My first reaction to the title statement is one of utter derision – I’m someone who resents being told I can’t do something, and I certainly don’t feel too old to do anything! Mark Twain said “Age is an issue of mind over matter. If you don’t mind, it doesn’t matter”, and that is an assertion with which I heartily concur.
I am an Irish sixty something who, in the past year alone, has been to Estonia, Myanmar (Burma), Malaysia, Thailand, Spain, China and Germany; not to mention half a dozen trips back and forth to London.
My chicks are fully fledged and have left the nest, and while I have responsibilities towards an elderly parent, I am able to share a little of that with other family members while I satisfy (albeit temporarily) my wanderlust. A second job, at weekends, funds much of the travel, although I am definitely a ‘SKI’ (spending kid’s inheritance) parent! And I have discovered that some internet research can save a fortune on both fares and accommodation.
A long time ago, when I was footloose and fancy free, I did a limited bit of travelling – Europe, Morocco, and USA, but these were largely popular destinations, and, apart from Morocco, not particularly adventurous. Some years later, and for a few years, my children and I went camping in different parts of France, entailing my driving a laden very small car to the Mediterranean coast, and through the French Alps! But that’s a whole other story!
More recently, as well as continuing to have short breaks in various European cities, I have discovered the East! Even the names conjure up exotic pictures and smells for me – India, China, Thailand, Burma, Malaysia!
The first of these was Thailand, and that country whetted my appetite for more.
For anyone who is apprehensive, as I was at first, Chiang Mai in Northern Thailand makes the perfect start. There is so much to see and do, and because it is a relatively small city, much within walking distance. It is not as frenetic or as touristy as Bangkok, the people seem more friendly, but yet it is still possible to get a western ‘fix’ (Starbucks, Subway etc) if it all becomes too much.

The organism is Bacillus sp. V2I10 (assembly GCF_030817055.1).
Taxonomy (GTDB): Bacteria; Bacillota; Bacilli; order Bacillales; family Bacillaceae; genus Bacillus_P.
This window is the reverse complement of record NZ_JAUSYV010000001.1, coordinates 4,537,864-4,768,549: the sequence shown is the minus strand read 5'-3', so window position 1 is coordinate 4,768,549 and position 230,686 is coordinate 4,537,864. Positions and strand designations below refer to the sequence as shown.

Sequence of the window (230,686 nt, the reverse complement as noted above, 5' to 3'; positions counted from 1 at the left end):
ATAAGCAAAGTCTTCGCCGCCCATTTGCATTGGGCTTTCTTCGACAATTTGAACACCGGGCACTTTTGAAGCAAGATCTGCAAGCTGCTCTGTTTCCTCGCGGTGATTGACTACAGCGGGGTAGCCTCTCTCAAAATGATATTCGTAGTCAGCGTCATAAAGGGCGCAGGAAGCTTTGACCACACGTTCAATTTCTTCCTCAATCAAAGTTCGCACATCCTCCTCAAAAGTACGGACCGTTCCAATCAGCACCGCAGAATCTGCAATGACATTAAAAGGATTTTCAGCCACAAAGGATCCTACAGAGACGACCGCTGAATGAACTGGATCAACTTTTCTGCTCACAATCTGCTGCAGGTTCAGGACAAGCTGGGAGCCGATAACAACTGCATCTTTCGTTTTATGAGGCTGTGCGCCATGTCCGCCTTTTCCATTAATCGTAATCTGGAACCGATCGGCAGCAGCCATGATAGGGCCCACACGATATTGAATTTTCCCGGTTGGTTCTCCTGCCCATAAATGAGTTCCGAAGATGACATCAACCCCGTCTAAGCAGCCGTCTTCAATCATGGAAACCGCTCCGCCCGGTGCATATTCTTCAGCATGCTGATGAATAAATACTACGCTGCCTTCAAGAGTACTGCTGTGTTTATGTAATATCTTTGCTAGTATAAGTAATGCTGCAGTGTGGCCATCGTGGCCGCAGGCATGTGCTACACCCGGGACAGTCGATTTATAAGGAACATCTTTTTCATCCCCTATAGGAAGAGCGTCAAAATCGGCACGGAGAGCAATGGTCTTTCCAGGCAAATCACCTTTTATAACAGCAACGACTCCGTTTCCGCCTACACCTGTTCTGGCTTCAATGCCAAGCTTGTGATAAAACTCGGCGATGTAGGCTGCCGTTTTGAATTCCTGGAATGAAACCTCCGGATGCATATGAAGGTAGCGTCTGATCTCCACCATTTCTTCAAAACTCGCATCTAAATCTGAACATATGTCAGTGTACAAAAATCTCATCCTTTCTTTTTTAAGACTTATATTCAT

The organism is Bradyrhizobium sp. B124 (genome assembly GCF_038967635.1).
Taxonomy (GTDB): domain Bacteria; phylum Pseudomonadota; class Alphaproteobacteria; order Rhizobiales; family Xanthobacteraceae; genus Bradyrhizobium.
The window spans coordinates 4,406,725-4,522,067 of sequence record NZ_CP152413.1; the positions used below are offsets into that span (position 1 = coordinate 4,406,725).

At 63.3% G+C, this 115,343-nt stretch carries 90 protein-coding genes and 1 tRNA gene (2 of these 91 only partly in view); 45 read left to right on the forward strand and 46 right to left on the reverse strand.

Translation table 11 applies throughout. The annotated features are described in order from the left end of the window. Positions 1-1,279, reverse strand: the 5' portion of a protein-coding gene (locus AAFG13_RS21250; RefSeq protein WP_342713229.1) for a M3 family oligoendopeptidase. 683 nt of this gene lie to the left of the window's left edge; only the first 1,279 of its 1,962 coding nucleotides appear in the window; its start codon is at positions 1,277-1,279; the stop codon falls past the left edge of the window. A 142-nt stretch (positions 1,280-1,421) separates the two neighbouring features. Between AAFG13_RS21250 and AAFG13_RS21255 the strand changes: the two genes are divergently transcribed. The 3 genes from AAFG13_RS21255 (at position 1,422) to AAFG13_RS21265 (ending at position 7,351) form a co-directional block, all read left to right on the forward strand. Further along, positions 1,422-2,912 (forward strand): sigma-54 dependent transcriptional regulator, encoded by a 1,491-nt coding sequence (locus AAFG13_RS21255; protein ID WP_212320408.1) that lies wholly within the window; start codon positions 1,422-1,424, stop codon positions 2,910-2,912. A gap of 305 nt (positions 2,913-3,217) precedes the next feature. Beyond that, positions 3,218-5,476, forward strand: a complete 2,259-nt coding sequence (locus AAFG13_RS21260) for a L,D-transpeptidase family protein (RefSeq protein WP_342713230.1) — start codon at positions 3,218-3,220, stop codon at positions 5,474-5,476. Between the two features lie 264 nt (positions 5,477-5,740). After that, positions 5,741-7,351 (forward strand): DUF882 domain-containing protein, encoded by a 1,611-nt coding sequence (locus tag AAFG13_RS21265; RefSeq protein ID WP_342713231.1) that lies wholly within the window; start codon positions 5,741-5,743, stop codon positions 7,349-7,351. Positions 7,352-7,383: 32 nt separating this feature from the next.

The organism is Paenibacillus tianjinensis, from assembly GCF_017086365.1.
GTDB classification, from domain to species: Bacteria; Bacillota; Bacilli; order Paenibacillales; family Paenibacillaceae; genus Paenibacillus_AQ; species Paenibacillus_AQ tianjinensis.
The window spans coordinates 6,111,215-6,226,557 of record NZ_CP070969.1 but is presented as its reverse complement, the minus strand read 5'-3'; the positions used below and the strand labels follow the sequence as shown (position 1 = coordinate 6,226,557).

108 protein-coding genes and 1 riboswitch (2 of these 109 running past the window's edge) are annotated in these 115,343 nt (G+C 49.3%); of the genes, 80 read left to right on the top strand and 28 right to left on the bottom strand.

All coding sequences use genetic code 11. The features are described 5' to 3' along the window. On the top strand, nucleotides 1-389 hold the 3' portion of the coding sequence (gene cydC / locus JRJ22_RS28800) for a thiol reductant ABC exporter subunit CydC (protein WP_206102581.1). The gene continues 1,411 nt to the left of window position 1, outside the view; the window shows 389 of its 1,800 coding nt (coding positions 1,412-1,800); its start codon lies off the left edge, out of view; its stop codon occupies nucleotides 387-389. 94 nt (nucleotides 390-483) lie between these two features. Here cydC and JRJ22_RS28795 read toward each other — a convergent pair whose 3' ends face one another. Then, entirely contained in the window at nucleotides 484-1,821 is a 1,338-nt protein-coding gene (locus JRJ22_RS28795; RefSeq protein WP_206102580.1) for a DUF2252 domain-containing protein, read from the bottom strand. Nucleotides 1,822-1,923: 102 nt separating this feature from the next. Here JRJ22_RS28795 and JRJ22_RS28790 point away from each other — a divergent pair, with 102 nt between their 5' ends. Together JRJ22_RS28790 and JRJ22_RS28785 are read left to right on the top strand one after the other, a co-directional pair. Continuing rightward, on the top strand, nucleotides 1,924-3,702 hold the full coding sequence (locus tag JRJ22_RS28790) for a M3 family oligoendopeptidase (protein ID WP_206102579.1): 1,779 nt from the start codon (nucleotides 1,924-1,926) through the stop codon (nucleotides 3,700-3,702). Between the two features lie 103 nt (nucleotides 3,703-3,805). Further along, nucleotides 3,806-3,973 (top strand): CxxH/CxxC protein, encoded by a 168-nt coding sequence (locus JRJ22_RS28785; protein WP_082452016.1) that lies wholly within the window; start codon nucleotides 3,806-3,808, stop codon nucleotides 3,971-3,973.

I have found that eastern cultures largely revere older people, they see us as wise (if only!), and they go out of their way to be helpful, and they are instinctively kind. It’s wonderful! This attitude was confirmed by a man in Bangladesh who said “Old is gold.”, a comment which i know heartily subscribe to!
If long distance travel feels too intimidating for the first time, consider a trip nearer home. For Europeans to there is a wealth of choice, with many countries nearby including your own, for Americans or Aussies, consider exploring your own vast countries where there may be much for you to see, with so many late deals available now, it can work much cheaper than you think.
A couple of inspirational of quotes for you – “You can’t help getting older, but you don’t have to get old.” (George Burns) “And in the end, it’s not the years in your life that count, it’s the life in your years.” (Ab Lincoln) And one of my own – Age is only important is you’re a wine or a cheese.
Go for it guys, what have you got to lose?
*Maura is a new recruit to the travel blogging community, starting her website Geriatric Backpacker in the hope that she convince other retirees to hit the road and stop letting the youngsters have all the fun! When not working, searching CruiseOffers.com.au for a drea, trip or dealing with grand children Maura is most likely to be seen nose deep in a new lonely planet edition!